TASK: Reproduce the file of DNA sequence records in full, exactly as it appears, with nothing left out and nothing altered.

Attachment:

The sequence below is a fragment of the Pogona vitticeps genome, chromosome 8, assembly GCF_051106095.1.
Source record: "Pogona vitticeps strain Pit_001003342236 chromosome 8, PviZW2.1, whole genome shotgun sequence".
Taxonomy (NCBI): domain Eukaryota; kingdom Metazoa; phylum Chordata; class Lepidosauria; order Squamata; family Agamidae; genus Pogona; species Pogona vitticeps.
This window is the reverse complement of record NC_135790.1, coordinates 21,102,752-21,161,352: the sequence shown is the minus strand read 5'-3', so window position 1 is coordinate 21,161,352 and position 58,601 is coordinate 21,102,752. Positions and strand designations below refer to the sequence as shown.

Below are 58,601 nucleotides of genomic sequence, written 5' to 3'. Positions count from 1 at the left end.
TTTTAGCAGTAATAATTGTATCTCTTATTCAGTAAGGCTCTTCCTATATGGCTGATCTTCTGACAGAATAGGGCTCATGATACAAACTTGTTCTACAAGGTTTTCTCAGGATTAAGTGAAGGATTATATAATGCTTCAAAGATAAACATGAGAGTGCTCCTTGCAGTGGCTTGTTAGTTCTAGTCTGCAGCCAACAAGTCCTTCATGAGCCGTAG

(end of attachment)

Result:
The sequence below is a fragment of the Pogona vitticeps genome, chromosome 8, assembly GCF_051106095.1.
Source record: "Pogona vitticeps strain Pit_001003342236 chromosome 8, PviZW2.1, whole genome shotgun sequence".
Taxonomy (NCBI): domain Eukaryota; kingdom Metazoa; phylum Chordata; class Lepidosauria; order Squamata; family Agamidae; genus Pogona; species Pogona vitticeps.
This window is the reverse complement of record NC_135790.1, coordinates 21,102,752-21,161,352: the sequence shown is the minus strand read 5'-3', so window position 1 is coordinate 21,161,352 and position 58,601 is coordinate 21,102,752. Positions and strand designations below refer to the sequence as shown.

Below are 58,601 nucleotides of genomic sequence, written 5' to 3'. Positions count from 1 at the left end.
TTTTAGCAGTAATAATTGTATCTCTTATTCAGTAAGGCTCTTCCTATATGGCTGATCTTCTGACAGAATAGGGCTCATGATACAAACTTGTTCTACAAGGTTTTCTCAGGATTAAGTGAAGGATTATATAATGCTTCAAAGATAAACATGAGAGTGCTCCTTGCAGTGGCTTGTTAGTTCTAGTCTGCAGCCAACAAGTCCTTCATGAGCCGTAG